In many cases it is useful to have a easy to build fixed voltage PSU at hand. For this case I have made a PCB which works with the 78xx series voltage regulators in TO220 housing. The implementation follows closely a straight forward design as in the data sheet. I have tested this design with a current load of 1A for some hours. No problems whatsoever.

Specs and features
• Input: Select transformer according to your needs
• Output: Voltage depends on the regulator used / 1A DC

The documentation for download can be found in my website.

Basic PSU with 78xx voltage regulator schematic

Basic PSU with 78xx voltage regulator schematic

Nothing special here. Just refer to the data sheet of the 78xx. Calculate R1 to keep the current through the LED within the specs.

Basic PSU with 78xx voltage regulator

Basic PSU with 78xx voltage regulator

DC-VCA / flat Version

DC VCA front view

DC VCA front view

This is the flat Version of my NGF DC VCA. I wanted a decent DC coupled audio VCA to process audio as well as control voltages. And easy available parts (2018/07). I tried different architectures and then decided to separate audio and DC VCA. With specialized VCA it is easier to reach the goal. For control voltage processing I implemented a VCA with active control voltage feedthrough compensation. For lowest control voltage feedthrough you have to use low Iabc as well. So the audio performance is not as good as in my Sims VCA. THD is about 0,2% with selected LM13700. Still not bad and sufficient for DC usage. For DC processing you want to keep the feedthrough and bias of the control input as low as possible. There can be 500mV or more offset depending on the control voltage (I_abc) and it doesn’t vary linearly. There’s a big bump in offset right in the middle of CV range. First thing to do is to lower I_abc to around 250uA. This helps for DC performance but degrades AC performance. The main idea is to use the second OTA of the 13700 to compensate for the CV feedthrough. Both OTA in the 13700 are on the same chip and behaves the same. So I inverted the output of the second OTA and added it to the signal path. You still have to select the LM13700 for best performance.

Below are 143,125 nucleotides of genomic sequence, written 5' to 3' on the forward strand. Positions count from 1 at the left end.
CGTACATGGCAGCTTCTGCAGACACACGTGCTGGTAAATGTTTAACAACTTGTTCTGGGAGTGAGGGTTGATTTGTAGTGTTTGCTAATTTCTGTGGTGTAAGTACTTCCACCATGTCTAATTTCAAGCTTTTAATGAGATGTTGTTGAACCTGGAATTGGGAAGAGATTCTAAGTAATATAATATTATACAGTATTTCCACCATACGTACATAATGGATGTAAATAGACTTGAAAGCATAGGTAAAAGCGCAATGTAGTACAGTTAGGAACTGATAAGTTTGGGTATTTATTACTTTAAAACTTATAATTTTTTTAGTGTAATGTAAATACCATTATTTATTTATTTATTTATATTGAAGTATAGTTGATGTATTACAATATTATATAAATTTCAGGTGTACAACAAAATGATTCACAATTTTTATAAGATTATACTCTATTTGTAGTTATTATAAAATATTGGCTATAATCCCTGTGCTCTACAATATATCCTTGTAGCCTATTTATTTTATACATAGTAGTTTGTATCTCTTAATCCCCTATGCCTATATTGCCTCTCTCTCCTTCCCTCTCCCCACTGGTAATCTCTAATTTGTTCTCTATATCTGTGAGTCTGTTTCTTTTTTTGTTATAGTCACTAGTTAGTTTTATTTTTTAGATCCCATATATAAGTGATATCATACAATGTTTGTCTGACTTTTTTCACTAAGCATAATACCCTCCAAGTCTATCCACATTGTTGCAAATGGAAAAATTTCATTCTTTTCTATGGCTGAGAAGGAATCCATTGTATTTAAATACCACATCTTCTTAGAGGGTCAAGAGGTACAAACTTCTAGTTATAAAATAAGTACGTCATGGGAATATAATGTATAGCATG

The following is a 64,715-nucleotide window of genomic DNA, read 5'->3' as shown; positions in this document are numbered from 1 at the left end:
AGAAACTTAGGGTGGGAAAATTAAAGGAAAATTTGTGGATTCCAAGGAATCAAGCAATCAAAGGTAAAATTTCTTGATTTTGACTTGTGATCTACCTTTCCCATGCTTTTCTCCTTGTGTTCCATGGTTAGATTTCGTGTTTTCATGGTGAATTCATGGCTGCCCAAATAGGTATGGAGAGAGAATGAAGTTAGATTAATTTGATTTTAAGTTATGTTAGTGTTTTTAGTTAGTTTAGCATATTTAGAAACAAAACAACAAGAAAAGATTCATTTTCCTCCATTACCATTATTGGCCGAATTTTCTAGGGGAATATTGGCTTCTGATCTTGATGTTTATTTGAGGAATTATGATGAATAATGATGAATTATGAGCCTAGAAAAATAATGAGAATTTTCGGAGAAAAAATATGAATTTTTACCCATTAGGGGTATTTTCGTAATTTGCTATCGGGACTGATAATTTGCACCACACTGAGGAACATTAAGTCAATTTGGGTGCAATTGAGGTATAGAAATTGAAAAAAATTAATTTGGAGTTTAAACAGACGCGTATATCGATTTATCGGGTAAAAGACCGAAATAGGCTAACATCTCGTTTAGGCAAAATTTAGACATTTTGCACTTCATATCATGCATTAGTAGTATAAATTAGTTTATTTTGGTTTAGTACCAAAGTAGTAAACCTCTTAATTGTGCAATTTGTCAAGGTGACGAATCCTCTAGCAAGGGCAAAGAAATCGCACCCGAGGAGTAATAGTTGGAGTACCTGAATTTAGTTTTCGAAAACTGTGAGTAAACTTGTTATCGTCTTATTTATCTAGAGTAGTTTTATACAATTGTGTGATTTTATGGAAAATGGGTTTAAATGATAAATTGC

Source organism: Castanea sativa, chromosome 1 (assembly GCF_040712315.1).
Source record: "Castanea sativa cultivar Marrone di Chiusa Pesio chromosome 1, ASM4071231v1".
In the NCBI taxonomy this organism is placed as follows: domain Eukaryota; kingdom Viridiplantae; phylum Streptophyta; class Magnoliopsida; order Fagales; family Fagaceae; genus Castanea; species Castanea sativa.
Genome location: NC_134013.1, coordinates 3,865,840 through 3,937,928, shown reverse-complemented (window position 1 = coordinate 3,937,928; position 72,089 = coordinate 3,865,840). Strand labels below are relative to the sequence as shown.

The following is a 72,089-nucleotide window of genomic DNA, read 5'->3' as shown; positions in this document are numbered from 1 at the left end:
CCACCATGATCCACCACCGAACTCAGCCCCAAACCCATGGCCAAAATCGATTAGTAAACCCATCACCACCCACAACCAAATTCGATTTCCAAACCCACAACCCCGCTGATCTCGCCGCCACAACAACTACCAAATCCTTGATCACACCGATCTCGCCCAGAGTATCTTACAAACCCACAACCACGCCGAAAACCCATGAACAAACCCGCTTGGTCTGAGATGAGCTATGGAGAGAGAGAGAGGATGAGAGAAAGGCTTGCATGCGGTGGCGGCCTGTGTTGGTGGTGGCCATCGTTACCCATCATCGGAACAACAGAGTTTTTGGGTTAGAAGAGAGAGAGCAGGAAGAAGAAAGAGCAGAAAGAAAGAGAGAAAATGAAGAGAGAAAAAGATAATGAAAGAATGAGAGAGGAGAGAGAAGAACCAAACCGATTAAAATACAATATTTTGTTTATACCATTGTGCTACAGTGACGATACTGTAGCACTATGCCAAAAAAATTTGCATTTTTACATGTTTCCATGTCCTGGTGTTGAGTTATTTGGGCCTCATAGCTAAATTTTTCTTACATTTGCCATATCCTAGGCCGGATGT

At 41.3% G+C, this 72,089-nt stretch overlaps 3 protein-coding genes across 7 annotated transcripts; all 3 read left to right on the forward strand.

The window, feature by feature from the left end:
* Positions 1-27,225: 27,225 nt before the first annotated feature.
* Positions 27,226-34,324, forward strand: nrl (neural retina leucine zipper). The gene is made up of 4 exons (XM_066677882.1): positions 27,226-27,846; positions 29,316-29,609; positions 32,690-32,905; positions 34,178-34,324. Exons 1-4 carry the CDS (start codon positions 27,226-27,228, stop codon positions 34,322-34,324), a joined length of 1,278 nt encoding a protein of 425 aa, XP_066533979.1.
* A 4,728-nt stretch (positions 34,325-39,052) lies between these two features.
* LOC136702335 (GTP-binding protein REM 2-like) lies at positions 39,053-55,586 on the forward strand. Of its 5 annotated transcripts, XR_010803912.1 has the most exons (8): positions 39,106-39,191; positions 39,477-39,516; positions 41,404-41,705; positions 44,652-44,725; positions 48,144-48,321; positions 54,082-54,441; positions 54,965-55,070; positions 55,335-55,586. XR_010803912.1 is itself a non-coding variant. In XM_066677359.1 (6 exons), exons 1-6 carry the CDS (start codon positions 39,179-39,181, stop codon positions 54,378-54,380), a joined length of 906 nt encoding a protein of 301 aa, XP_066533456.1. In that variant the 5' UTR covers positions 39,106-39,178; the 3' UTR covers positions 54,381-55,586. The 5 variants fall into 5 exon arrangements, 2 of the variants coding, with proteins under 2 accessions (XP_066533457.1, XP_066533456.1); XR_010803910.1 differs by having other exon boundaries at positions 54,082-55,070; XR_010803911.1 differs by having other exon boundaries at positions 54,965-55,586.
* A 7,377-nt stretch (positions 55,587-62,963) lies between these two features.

Specs and features:
• DC coupled
• Active CV feedthrough compensation
• Linear response
• CV 0..+5V
• 5Vpp in- and output
• Positive and negative output
• Runs on +/-15V and +/-12V
• Power consumption below 20mA each rail

The documentation for download can be found in my website.

VCA DC schematic back PCB

VCA DC schematic back PCB

VCA DC schematic front  PCB

VCA DC schematic front PCB